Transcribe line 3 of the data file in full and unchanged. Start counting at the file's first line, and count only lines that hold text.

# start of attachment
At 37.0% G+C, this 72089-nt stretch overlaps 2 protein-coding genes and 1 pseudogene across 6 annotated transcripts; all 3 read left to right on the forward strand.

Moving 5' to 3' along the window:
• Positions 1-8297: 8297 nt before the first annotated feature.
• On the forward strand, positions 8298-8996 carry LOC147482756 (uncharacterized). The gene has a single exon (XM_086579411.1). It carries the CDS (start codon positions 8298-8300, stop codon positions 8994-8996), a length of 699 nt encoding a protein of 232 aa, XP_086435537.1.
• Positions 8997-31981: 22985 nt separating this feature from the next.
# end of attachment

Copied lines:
• Positions 1-8297: 8297 nt before the first annotated feature.